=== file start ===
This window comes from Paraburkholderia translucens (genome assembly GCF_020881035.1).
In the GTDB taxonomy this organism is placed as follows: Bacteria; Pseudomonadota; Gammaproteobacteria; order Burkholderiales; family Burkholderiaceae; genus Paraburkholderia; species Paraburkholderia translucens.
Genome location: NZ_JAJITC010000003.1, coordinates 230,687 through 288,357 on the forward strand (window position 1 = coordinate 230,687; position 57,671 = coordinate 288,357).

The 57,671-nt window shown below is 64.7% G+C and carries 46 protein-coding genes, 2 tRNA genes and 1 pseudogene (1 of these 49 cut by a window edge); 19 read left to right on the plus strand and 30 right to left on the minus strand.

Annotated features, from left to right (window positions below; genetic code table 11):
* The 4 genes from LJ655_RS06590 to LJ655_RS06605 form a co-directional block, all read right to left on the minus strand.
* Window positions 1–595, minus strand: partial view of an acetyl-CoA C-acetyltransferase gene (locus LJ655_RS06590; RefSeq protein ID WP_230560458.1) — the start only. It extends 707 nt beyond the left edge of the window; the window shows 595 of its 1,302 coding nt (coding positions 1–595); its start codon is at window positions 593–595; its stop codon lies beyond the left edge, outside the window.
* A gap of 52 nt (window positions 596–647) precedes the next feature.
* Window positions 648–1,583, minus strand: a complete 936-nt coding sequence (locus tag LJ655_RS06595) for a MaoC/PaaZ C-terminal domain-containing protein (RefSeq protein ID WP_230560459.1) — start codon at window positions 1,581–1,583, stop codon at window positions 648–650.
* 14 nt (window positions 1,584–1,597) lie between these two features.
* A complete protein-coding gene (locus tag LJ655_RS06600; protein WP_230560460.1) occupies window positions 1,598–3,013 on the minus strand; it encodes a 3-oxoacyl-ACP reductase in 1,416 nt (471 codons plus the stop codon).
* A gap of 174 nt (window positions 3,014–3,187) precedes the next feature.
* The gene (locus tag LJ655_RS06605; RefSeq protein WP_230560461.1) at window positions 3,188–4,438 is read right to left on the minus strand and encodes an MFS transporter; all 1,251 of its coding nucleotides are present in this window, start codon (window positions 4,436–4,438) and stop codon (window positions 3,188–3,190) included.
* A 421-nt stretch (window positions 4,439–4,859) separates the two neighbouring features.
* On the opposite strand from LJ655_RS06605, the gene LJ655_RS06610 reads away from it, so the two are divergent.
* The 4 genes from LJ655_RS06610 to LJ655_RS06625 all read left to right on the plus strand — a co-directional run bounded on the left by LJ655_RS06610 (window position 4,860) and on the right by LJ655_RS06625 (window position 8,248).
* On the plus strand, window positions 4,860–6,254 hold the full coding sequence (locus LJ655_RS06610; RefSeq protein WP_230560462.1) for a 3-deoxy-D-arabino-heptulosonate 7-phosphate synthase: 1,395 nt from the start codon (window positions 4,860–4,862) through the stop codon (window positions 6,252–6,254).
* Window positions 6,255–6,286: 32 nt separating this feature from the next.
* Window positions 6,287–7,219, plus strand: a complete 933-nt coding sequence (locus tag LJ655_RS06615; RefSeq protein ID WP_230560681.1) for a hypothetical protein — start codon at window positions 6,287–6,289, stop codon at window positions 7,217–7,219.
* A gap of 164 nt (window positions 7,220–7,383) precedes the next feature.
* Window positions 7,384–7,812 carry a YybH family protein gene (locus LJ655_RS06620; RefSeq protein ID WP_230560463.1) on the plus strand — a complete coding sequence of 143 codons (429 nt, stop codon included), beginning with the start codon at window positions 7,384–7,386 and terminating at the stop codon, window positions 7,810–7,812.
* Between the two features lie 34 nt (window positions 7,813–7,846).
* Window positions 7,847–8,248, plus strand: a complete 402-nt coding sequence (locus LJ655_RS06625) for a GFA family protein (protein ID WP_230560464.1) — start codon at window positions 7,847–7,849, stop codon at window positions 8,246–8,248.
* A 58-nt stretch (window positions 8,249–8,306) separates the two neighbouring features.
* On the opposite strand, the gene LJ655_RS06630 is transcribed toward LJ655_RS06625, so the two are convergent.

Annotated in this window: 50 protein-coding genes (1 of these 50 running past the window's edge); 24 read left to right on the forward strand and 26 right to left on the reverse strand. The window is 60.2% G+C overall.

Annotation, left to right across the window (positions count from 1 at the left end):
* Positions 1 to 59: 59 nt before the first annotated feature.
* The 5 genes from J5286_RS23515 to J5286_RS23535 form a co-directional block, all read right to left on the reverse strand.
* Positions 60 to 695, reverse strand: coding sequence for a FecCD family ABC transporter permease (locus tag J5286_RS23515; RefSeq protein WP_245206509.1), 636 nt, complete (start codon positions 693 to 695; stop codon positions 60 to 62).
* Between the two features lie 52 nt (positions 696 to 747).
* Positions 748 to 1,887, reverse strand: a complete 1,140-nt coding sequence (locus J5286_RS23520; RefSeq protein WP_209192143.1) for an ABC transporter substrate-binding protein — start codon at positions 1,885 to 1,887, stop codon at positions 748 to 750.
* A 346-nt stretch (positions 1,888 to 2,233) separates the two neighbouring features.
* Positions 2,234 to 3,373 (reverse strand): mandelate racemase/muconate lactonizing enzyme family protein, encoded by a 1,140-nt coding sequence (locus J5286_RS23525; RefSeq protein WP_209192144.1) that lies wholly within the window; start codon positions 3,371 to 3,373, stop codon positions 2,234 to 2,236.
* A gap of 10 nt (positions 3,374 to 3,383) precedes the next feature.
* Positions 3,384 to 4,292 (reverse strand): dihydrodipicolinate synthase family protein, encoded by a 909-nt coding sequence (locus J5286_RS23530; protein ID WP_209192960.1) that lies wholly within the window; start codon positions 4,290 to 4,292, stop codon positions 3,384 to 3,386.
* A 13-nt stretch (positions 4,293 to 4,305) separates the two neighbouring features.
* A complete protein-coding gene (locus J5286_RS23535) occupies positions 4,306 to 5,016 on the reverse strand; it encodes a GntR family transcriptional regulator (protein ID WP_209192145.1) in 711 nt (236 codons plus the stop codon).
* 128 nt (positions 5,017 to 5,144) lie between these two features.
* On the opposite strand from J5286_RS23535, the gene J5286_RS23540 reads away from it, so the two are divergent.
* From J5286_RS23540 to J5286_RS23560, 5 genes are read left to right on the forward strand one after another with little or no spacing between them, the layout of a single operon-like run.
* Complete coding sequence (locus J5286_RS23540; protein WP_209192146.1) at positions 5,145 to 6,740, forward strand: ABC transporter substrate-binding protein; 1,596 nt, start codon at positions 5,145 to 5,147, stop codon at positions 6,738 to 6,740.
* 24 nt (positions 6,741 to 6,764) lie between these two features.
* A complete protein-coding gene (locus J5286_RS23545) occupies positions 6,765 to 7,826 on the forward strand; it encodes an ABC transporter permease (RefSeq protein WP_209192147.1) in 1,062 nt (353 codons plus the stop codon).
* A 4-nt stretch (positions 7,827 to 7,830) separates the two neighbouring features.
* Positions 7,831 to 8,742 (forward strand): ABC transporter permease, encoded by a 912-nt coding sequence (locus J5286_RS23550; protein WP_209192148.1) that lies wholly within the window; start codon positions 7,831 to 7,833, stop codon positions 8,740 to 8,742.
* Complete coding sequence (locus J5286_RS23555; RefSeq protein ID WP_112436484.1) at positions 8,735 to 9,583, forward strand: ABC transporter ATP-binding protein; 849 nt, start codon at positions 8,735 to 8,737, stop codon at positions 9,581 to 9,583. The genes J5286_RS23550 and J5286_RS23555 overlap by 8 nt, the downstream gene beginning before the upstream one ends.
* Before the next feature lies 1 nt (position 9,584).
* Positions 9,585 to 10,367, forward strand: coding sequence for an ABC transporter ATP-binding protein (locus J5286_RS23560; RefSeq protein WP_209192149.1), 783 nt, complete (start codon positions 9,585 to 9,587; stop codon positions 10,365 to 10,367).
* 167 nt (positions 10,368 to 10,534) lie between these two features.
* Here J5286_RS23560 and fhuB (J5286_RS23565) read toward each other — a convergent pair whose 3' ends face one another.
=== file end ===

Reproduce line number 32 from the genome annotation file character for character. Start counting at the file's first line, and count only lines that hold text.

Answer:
* Positions 748 to 1,887, reverse strand: a complete 1,140-nt coding sequence (locus J5286_RS23520; RefSeq protein WP_209192143.1) for an ABC transporter substrate-binding protein — start codon at positions 1,885 to 1,887, stop codon at positions 748 to 750.